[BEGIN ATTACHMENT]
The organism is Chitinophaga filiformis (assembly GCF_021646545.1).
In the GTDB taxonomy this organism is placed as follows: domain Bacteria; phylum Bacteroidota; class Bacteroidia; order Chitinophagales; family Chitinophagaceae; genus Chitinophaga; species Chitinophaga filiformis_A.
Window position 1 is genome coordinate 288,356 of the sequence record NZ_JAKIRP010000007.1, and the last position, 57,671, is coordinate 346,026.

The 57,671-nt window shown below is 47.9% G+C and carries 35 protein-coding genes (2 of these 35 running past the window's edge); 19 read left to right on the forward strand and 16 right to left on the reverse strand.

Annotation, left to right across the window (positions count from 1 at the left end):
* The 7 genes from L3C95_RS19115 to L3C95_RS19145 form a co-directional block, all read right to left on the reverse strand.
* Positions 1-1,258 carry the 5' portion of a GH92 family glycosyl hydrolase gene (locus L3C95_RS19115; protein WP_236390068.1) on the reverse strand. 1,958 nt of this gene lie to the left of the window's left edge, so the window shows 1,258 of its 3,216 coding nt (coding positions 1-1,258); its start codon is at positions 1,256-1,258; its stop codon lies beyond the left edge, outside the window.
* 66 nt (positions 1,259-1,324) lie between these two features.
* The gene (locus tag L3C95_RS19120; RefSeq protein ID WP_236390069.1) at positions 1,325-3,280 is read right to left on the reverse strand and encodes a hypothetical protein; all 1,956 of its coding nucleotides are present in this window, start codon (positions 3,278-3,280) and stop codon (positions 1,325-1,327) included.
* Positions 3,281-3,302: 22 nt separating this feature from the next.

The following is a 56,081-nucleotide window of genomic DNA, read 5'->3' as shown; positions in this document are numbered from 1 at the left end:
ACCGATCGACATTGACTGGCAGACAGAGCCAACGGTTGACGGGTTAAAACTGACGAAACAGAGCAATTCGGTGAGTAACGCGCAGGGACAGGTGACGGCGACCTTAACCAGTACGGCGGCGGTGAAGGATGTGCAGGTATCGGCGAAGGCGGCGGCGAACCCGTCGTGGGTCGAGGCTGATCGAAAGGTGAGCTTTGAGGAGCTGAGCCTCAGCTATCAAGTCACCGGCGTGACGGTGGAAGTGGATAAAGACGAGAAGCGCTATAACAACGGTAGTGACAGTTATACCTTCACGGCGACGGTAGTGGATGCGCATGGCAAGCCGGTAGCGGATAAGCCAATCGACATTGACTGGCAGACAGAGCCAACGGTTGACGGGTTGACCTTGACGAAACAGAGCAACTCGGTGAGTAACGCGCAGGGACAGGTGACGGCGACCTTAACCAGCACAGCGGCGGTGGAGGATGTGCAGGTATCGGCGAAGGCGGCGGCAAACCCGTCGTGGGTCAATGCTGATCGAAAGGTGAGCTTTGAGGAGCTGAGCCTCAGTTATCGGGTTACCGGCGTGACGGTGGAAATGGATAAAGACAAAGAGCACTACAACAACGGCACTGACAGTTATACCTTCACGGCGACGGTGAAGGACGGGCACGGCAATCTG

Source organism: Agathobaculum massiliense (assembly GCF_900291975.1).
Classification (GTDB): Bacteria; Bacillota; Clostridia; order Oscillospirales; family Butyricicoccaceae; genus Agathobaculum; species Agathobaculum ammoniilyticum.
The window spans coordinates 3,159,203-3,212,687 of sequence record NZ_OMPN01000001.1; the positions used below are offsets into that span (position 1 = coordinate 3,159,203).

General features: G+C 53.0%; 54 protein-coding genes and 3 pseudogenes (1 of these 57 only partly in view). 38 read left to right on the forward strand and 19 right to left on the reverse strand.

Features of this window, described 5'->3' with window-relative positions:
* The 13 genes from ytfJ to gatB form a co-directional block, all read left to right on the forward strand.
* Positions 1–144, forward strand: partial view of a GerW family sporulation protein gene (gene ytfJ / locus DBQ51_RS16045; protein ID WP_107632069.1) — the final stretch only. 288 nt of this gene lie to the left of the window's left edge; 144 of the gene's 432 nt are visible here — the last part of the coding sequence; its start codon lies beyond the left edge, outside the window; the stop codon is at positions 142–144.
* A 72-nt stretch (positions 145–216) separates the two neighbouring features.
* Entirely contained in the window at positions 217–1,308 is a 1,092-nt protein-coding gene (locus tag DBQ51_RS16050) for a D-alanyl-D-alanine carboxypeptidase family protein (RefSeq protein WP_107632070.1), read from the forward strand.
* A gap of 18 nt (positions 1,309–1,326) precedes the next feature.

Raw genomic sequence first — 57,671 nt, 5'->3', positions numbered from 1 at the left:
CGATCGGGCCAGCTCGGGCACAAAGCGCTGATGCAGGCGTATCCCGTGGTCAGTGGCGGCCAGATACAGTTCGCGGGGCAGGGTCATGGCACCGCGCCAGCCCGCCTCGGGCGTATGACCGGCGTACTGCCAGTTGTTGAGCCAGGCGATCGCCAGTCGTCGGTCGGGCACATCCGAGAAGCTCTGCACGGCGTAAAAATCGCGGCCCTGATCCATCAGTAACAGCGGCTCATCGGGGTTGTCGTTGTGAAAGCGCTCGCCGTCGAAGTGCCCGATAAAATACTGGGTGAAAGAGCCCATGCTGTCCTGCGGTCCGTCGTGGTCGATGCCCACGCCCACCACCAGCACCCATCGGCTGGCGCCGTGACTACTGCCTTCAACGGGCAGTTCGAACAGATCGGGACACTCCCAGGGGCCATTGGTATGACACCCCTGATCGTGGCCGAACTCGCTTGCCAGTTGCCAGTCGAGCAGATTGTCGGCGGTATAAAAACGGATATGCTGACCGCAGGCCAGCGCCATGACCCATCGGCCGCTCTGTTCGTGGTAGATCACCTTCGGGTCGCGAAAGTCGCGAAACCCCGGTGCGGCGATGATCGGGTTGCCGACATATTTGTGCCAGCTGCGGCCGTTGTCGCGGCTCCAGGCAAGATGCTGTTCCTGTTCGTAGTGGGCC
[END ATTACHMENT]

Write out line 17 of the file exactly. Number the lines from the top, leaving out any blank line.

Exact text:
Features of this window, described 5'->3' with window-relative positions: